Brushing teeth and static checks
The three-year-old at home doesn't like having his teeth brushed. I don't blame him. It's hard at that age to see why someone would get to mess around with a brush in your mouth, when you'd rather be reading a bedtime story, or play with your toys.
But I, a crafty father, have developed a trick. Experienced parents will recognize this as a kind of distraction tactic.
<masak> Noa, I'm going to paint inside your mouth.
<noa> Red, and white, and blue, and pillow.
What he has specified here is a list of colors (different each morning or night), but the last item is not a color. I start brushing, and slowly list the colors he has picked:
* masak brushes noa's teeth
<masak> Red... white... blue...
<masak> ...pillow... HEY, WAIT A MINUTE!
* noa laughs, toothbrush in mouth
Voilà, a boring chore has an element of silly in it, and is much easier for both parent and child.
In programming terms, the item "pillow" doesn't belong in a list of colors. (It doesn't typecheck.) My scripted mock surprise at this makes the three-year-old feel like he has somehow outsmarted the tooth-brushing routine — instead of being an involuntary recipient, he is an active participant (and a mischievous one at that). He's a tooth-brushing renegade.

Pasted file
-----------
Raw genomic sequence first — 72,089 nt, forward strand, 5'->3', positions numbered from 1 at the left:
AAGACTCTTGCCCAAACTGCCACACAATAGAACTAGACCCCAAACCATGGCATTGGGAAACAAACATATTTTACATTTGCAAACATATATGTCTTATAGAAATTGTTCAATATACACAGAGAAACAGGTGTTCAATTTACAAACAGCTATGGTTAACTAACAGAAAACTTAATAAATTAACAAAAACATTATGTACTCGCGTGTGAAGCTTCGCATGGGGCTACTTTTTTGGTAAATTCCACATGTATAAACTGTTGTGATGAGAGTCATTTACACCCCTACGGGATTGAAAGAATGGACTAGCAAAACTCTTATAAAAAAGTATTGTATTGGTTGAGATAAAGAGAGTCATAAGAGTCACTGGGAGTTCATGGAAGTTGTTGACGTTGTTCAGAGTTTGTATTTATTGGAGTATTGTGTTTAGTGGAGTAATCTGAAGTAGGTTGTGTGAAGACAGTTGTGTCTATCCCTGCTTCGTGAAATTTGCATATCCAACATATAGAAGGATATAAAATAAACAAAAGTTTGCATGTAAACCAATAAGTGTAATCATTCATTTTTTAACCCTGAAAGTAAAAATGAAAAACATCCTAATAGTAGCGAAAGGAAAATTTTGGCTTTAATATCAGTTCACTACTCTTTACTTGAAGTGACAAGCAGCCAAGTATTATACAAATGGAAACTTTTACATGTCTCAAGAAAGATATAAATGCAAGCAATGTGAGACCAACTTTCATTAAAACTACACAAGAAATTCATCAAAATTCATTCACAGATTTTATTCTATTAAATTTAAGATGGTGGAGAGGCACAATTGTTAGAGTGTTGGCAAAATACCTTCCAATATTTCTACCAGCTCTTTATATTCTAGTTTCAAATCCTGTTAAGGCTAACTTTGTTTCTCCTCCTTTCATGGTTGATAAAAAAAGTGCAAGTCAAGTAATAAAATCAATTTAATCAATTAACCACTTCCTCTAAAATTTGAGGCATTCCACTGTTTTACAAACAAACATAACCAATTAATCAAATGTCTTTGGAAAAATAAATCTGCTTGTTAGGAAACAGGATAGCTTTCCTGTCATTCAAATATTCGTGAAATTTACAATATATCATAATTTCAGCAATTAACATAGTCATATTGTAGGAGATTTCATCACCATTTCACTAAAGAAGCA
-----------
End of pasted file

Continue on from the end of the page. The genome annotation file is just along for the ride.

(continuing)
Some programming languages are permissive like that: they accept any (syntactically correct) program, start running it, and only later exclaim "HEY, WAIT A MINUTE!" when your program runs into some fairly obvious trap or other. The programmer's reaction is usually "oh right, shucks, better fix that", possibly after some thinking and tracing around the code.
Other languages are more strict, and disallow many such mistakes at compile-time (or earlier). The checks are often type checks, but could also be other things, such as reachability checks.
There are long-winded discussions and arguments on either side about which type of language is better suited for various tasks. Briefly and a little bit inaccurately, those can be summarized by weighing flexibility/freedom on the one hand against correctness and safety guarantees on the other.
But my first thought was Most or all of these problems would be caught by TypeScript. At least if you use TypeScript with enough strictness turned on (such as the options
strictNullChecks), and provided you don't cheat and manually type variables as
My second thought was Why do we do this to ourselves?
So, yeah, go check out TypeScript if you haven't already. You might like it. TypeScript's designer Anders Hejlsberg (of C# and Delphi fame) once described TypeScript as a value proposition it's not rational to refuse. It has only benefits, and no drawbacks. That about sums it up for me.
null was a billion-dollar mistake, here's a wild idea but maybe we should try using a language without them?)